Eviction


Overview of the Eviction Process

Many evictions are a result a breach of the rental agreement. When a landlord has properly given the required notice to a tenant the tenant must decide if they will voluntarily move out or not. If the tenant fails to voluntarily move out, the landlord can evict the tenant. In order to evict, the landlord must file an unlawful detainer lawsuit in superior court. A Landlord cannot use self help and must evict the tenant; self-help measures such as physically removing or locking out the tenant or cutting off utilities such as water or electricity are prohibited.

Unlawful Detainer Lawsuit

An unlawful detainer lawsuit is much more simplified then your “regular” civil law suits. The court procedure moves forward very quickly, and that the time given to the tenant to respond during the lawsuit is very short. For example, in most cases, the tenant has only five days to file a written response to the lawsuit after being served with a copy of the landlord’s complaint. Normally, a judge will hear and decide the case within 20 days after the tenant files an answer.

The court-administered eviction process assures the tenant of the right to a court hearing if the tenant believes that the landlord has no right to evict the tenant. If the landlord uses unlawful methods to evict a tenant, the landlord may be subject to liability for the tenant’s damages and paying a fee.

In an unlawful detainer lawsuit, the court holds a hearing at which the parties can present their evidence and explain their case. If the court finds that the tenant has a good defense, the court will not evict the tenant(Generally, loss of a job, needing additional time or not being able to afford rent are not considered to be valid reasons). However, if a valid reason is provided and the court decides in favor of the tenant, the tenant will not have to move, and the landlord may be ordered to pay court costs (for example, the tenant’s filing fees). The landlord also may have to pay the tenant’s attorney’s fees, if the rental agreement contains an attorney’s fee clause and if an attorney represented the tenant.

Writ of Possession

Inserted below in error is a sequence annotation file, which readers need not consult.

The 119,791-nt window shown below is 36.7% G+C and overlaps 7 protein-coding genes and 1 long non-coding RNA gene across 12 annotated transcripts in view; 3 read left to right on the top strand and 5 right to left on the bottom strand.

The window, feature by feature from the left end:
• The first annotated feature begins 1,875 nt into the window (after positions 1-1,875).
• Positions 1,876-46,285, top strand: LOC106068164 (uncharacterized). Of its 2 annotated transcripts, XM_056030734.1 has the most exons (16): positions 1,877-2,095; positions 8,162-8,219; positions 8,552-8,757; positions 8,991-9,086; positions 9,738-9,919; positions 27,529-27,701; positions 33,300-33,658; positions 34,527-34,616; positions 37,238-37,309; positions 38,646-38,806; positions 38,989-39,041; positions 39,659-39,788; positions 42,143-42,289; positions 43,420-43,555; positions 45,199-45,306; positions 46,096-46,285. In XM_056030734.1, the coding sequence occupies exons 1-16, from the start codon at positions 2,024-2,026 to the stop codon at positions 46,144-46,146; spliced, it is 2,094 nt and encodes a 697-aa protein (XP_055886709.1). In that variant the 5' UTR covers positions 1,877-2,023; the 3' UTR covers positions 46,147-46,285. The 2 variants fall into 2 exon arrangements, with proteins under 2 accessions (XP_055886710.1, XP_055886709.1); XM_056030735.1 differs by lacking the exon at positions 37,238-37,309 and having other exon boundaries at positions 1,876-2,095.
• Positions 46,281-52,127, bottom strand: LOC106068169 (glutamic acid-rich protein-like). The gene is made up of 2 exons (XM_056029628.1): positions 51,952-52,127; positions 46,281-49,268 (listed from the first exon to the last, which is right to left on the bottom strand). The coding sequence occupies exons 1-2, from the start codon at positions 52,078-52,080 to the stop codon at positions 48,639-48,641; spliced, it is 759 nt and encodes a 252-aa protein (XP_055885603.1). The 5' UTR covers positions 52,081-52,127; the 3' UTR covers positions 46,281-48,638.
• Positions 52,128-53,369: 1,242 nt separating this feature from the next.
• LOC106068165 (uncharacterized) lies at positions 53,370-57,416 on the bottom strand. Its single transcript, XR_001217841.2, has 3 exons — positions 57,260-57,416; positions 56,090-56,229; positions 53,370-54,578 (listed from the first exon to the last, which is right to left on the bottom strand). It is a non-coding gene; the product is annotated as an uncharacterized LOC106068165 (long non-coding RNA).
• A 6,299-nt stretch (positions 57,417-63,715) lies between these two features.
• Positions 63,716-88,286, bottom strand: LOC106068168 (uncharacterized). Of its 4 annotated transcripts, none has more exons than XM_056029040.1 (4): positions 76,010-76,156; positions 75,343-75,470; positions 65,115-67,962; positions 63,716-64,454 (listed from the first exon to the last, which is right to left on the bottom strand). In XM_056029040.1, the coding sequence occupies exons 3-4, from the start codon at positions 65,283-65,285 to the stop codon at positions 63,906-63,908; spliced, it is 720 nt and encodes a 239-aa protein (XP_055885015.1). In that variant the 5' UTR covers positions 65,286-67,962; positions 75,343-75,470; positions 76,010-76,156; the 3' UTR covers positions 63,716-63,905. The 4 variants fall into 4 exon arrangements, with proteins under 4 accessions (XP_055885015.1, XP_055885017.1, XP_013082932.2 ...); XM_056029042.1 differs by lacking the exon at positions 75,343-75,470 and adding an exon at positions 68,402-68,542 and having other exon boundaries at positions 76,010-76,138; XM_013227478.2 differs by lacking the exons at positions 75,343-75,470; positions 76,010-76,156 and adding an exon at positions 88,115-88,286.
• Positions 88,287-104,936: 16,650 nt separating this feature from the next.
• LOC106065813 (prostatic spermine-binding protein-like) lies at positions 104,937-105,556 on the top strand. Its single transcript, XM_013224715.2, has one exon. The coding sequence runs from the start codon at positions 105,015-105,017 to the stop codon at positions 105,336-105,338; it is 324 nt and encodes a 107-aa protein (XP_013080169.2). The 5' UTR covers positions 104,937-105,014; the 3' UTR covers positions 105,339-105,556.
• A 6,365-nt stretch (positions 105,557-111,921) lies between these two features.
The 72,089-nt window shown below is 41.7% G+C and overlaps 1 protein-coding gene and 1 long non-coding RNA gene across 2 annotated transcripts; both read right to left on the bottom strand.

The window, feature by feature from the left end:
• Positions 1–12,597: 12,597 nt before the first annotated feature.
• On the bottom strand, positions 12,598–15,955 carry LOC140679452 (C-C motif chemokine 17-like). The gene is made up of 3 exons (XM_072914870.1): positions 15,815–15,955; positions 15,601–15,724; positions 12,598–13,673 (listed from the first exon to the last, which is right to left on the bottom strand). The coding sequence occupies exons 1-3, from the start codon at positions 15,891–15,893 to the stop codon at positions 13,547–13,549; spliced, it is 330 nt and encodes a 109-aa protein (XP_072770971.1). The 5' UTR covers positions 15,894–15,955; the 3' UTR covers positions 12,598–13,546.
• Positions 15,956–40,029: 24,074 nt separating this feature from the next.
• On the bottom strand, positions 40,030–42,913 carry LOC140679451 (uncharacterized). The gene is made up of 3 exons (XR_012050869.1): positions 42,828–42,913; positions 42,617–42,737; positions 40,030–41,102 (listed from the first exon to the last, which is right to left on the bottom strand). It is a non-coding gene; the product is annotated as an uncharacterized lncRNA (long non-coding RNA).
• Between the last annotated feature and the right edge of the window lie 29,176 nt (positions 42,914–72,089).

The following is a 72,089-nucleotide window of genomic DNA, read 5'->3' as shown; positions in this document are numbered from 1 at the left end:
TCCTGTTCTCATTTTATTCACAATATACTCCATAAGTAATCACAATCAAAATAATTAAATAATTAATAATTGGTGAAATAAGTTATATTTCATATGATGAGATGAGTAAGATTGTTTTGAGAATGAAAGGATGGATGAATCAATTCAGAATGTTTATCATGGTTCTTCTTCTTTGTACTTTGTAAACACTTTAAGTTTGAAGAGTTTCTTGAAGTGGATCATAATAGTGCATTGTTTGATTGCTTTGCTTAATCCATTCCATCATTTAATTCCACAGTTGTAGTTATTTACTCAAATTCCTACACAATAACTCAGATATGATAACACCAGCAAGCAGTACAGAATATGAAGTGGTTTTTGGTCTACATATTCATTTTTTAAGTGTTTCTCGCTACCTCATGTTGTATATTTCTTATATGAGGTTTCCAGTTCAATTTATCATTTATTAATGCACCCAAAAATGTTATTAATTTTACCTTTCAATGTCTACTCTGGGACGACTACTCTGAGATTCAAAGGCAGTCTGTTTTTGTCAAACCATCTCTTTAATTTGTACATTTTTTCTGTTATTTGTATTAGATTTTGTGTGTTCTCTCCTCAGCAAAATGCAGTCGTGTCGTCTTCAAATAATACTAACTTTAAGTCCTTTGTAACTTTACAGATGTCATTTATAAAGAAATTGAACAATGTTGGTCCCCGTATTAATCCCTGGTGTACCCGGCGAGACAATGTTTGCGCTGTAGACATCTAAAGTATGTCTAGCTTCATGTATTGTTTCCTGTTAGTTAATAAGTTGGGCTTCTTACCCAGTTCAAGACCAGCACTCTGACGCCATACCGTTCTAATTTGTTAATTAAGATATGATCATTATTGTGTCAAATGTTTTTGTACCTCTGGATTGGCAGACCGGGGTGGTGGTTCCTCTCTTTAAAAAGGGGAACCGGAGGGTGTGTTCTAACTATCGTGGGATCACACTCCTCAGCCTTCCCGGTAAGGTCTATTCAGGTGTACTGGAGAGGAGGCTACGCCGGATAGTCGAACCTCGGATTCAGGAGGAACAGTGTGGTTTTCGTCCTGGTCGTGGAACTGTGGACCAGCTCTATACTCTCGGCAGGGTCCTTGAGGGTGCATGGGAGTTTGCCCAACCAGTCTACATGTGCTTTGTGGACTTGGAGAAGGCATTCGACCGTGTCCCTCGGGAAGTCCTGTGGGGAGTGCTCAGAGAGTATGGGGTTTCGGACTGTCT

If the court decides in favor of the landlord, the court will issue a writ of possession. The writ of possession instructs the and provide the sheriff the ability to remove the tenant from the rental unit, but gives the tenant five days from the date that the writ is served to leave voluntarily. If the tenant does not leave by the end of the fifth day, the sheriff will physically remove and lock the tenant out, and will give all the belongings remaining in the unit to the Landlord. The landlord is not entitled to possession of the rental unit until after the sheriff has removed the tenant.

The court also may award the landlord any unpaid rent if the eviction is based on the tenant’s failure to pay rent. In addition, the court may provide the landlord with damages such as court costs, attorney fees and any other damage done to the rented complex. In some cases, if the tenant acted maliciously by purposely destroying or damaging the property or not moving out intentionally the court has the discretion to award the landlord up to $600 as a penalty. The judgment against the tenant will be reported on the tenant’s credit report for seven years.

The Uncontested Case = No Court Appearance

In almost 50% of eviction cases the tenant will not respond to the unlawful detainer lawsuit so that the landlord can have a judgment for possession entered by the Court. This makes the process extremely short and a judgment could be obtain within 2 weeks.

We can provide you with a flat rate fee service that will allow you to get an eviction quickly and efficiently without any delays. Our eviction attorneys are top notch and our eviction paralegals are the best in the business. Give us a call to discuss your case.